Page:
The Cons of RAW format:
• RAW files take up more space on your camera's compact flash card or microdrive than other formats.
• RAW files require you conduct some degree of post processing via photo editing software to convert your image to an editable file type for editing, printing and/or online display. (PSD, JPEG or TIFF)
• RAW file software editors have a learning curve, even if mild, and for the uninitiated can be intimidating at first.
• Batch processing and/or loading multiple files may tax slower machines and require more computer RAM to keep your software running smoothly.

The Pros of JPEG format:
• JPEG is a file format that has been adopted as a standard and can be loaded in a variety of programs making display easy and simple.
• JPEG files take up less space on your camera's compact flash card or external drive than other formats.
• JPEGs can be loaded easily by most all image editing software applications, requiring no intermediate steps.
• Most dSLRs enable you to choose what size JPEG files (S, M, or L) to save to your compact flash card when shooting. This enables you to use smaller images that are easier to handle for email attachments, web display or as an alternate preview mechanism if your camera supports saving files in JPEG and RAW formats simultaneously.

The Cons of JPEG format:
• JPEGs are not a lossless file format. Each time the file is saved data is compressed, with some data being lost in the process. The net impact can be loss of color saturation, color range, clarity and sharpness.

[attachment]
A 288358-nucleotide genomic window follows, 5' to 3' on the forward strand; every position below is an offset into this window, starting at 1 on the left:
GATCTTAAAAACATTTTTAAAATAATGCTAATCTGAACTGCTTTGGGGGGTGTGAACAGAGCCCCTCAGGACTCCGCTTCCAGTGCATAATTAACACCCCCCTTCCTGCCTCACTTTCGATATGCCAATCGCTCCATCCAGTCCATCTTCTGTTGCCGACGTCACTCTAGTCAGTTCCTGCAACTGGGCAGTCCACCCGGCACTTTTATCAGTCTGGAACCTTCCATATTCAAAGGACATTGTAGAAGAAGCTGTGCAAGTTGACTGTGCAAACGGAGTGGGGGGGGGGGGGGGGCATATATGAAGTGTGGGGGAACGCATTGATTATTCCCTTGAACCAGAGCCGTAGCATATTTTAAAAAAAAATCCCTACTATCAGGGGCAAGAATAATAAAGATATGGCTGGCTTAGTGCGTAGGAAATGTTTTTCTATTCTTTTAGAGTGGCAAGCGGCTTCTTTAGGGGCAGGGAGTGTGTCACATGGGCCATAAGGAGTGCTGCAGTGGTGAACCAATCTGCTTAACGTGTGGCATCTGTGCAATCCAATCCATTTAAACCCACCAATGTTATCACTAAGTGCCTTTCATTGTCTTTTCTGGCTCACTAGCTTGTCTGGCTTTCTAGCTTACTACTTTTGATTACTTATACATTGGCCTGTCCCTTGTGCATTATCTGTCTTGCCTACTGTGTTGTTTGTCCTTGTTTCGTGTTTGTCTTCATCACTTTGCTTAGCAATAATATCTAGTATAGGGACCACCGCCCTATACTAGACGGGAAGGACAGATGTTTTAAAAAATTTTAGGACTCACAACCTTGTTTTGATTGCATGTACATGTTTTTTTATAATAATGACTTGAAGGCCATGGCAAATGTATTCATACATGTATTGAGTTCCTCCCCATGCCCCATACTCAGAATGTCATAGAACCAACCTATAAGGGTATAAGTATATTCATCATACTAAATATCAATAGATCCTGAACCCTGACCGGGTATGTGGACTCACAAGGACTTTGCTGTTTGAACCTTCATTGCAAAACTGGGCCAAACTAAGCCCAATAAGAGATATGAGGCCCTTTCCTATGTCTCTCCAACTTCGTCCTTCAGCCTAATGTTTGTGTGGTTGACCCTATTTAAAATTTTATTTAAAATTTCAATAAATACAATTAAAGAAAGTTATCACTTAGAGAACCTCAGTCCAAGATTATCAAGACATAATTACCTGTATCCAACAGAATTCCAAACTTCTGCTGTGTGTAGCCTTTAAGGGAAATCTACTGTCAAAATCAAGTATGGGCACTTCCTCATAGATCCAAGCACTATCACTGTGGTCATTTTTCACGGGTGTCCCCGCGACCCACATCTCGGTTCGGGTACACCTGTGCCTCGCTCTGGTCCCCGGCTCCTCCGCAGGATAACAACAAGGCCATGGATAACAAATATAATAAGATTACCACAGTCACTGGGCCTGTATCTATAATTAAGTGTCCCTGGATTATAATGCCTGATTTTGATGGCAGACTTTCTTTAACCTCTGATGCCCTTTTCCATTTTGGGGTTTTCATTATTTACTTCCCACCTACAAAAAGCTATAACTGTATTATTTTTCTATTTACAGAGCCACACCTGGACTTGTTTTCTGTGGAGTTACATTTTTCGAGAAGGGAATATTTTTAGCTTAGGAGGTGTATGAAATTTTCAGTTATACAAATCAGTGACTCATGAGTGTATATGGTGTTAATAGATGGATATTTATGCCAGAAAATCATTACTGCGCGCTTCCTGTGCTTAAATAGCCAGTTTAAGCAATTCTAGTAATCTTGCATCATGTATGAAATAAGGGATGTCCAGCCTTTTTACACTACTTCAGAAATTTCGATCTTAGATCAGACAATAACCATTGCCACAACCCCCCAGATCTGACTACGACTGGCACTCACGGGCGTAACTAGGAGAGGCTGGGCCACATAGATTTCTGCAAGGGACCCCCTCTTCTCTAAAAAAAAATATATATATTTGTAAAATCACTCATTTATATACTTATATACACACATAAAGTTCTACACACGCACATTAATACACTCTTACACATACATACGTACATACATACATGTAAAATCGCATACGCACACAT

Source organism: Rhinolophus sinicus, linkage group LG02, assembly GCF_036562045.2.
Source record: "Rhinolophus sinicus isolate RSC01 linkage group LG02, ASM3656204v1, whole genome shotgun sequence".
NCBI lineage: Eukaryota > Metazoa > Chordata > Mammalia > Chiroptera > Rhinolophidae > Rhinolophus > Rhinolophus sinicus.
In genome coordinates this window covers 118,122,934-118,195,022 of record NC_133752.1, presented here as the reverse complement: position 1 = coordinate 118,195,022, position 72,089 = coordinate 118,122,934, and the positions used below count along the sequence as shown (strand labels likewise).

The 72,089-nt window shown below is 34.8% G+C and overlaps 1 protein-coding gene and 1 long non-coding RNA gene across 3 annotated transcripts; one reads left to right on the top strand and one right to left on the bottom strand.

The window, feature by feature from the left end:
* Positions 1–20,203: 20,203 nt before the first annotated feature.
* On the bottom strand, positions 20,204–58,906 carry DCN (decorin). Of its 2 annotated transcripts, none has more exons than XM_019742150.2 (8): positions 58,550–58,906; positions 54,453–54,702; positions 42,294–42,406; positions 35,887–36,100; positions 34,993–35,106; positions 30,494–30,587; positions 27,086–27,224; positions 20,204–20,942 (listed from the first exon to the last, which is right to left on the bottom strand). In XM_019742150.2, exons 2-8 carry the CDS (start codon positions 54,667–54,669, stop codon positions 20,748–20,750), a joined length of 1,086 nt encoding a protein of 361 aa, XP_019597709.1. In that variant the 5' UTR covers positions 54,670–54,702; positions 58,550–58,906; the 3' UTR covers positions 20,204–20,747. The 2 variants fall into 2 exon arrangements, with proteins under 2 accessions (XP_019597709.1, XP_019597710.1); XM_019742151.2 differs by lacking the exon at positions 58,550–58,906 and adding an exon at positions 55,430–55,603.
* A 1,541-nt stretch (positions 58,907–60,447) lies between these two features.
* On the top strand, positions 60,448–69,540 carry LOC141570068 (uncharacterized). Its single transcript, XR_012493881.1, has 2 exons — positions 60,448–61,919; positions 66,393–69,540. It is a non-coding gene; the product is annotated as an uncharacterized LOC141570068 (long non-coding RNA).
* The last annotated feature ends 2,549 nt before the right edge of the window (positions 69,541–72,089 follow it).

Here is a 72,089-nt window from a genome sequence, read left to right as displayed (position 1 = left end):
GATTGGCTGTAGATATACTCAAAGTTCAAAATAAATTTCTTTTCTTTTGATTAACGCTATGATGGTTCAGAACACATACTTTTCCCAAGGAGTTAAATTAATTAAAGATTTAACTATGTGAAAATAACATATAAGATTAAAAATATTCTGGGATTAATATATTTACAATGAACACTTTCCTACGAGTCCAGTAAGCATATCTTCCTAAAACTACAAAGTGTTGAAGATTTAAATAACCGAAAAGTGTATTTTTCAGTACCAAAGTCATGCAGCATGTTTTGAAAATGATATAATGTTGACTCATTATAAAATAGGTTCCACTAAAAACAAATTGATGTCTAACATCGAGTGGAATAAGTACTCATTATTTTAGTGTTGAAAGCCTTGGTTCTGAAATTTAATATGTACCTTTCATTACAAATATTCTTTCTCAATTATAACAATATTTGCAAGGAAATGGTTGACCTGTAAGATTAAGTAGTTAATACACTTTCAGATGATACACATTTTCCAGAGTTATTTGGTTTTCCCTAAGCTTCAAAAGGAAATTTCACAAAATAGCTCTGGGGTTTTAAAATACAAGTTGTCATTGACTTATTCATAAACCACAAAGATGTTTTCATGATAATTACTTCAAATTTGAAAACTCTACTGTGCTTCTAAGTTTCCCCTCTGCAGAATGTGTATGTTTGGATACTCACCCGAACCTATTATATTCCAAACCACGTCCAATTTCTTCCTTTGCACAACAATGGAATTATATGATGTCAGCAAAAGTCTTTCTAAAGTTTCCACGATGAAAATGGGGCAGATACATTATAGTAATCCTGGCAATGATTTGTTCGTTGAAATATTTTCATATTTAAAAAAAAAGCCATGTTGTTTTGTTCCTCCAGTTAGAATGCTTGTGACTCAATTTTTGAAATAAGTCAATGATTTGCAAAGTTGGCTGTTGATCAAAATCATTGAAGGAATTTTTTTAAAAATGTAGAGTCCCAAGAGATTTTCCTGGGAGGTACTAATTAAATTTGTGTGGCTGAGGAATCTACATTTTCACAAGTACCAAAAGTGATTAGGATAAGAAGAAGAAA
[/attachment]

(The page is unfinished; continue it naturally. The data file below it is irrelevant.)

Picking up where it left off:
• JPEG files reflect a one-time interpretation of your subject based on the settings of your camera (white balance, exposure settings and output resolution, etc.). Altering these settings and re-outputting a new file, as you can with a RAW file, is not possible. What you capture is what you get.
• Increasing the size of an image initially saved as a JPEG can result in less than ideal results. Some 3rd party software applications can do this better than others, but you’re still dependent on using another software application to get the job done.
• With specific types of photographed scenes JPEG compression artifacts can appear in prints.

Which Format Is The Better Format To Use?
Only you can say which is the correct file format to use after matching the pros and cons to your photographic needs and goals. An argument can be made for both formats. Many professional photographers only shoot RAW files and would never dream of using JPG images. But keep this important fact in mind: photography is their job

Since it is a full-time job, they can devote the hours it takes to process and edit RAW images so that they have complete control over the photo from start to finish. They already have special software that allows them to process RAW files, and the computer power to manipulate them. They also understand how levels, curves, color saturation and hue can alter their photos. Plus, by making the smallest of adjustments to each one of these they separate their photos from the average photographer.

In the end, using RAW files is all about control. If you're the sort of person who always dreamed of developing your own film, then RAW is the perfect choice. You can make each photo look exactly the way you want it to.

On the other hand, if you enjoy taking photos much more than manipulating them after the fact then JPG is a much better option.

My Suggestion
Every digital SLR camera sold today can capture photos as both RAW and JPG files...so why choose just yet… Go out and shoot in both, work with each type of image, see what the results are, then make the decision on what’s right for you.

Happy Shooting!